Sunday, June 18, 2017

Art Lessons from a Garden

Returning home from a cross country trip to visit family, Hubs and I stopped at a Visitors Center on Interstate 40 in western Arkansas. In front of the building there was a lovely garden, an oasis of beauty in the midst of concrete. While Hubs went inside to pick up a map, I grabbed my camera to join several other travelers snapping photos of the garden, one of the prettiest I've seen. Later, as I uploaded the photos to my computer, it occurred to me that this little garden had helpful lessons to offer visual artists. In addition to its visual beauty, like all good works of art it exemplified some of the elements and principles of design, bringing them to life in an arresting way.
A view of the garden from the parking lot

Warm colors predominate among the flowers in this section of the garden, but a closer look reveals the subtle influence of cooling purples and lavenders to the left

Here the spiky leaves of iris serve as strong counterpoints to the rounded forms of the shrubs and annuals

An interesting selection of colorful blooms points the way to the garden's center

In the garden's interior there is a dry creek bed made of native stone -- a visual surprise for the observer. Note how it, and the silvery leaves of the dusty miller, lead the eye toward a curve to encourage further exploration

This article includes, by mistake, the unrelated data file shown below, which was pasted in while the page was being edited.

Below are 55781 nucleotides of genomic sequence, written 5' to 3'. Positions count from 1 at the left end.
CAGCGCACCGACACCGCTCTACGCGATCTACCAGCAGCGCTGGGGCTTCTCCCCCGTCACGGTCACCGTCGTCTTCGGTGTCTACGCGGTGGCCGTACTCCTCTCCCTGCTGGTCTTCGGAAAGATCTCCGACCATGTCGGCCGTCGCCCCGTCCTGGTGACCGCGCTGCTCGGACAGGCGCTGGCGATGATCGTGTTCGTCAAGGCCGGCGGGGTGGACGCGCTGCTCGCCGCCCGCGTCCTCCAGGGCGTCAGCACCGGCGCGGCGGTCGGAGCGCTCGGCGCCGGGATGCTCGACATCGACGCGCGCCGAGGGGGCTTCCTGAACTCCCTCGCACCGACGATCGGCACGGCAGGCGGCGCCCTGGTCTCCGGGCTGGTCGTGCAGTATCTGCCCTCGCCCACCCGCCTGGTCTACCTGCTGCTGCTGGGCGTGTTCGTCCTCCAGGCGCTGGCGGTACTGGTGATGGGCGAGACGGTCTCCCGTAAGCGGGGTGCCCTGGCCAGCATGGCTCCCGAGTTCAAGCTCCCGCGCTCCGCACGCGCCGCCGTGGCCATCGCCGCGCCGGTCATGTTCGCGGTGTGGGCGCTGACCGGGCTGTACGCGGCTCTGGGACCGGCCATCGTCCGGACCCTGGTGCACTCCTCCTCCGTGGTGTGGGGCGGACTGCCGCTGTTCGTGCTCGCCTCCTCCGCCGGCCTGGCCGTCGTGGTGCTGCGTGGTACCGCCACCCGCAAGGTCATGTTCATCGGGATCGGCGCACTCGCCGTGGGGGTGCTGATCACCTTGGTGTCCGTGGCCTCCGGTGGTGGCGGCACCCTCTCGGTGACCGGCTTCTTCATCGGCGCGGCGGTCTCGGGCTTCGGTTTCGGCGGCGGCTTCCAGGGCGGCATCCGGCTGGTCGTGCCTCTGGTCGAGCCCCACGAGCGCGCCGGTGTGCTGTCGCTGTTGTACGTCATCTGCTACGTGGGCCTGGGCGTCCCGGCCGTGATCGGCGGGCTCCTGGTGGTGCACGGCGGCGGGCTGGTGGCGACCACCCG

Intense shades of red, rose pink and bright yellow catch one's attention first in this colorful vignette. The pale pink and light yellow flowers play supporting roles. The cluster of brightest colors is the focal point in classic position using the "Rule of Thirds."

Rough-hewn stone contrasts with soft ground covers and rounded shapes, while spiky and upright forms leaves offer variety, contrast and movement

A closer look yields more visual information. See the dainty purple flowers just beyond the daylily in the foreground? To the careful observer they're a reward for taking the time to study the garden closely, just as a good painting offers surprises to viewers who look beyond the obvious.
My thanks go to the state of Arkansas for providing such a nice welcome to travelers on I-40. The staff at this visitor center were most gracious and helpful, and the facilities were very nice as well. The garden out front, however, was a grace note that turned stopping in for a map a delightful experience for the soul and the senses. For creative types like myself, discovering a gem like this on a busy interstate is serendipity of the most gratifying order. It restored my road-weary psyche and lowered my blood pressure after hours of nerve wracking driving in "survival" mode. It also made me want to get home to my studio and re-introduce myself to my paints! If only there were more gardens like this one to soothe harried spirits, perhaps our world would actually become a kinder, gentler place.

Text and images ©2017 Lynn Edwards

1 comment:

  1. Thank you for this break (brake?) for beauty, Lynn. Fun to see how the elements and principles are at work.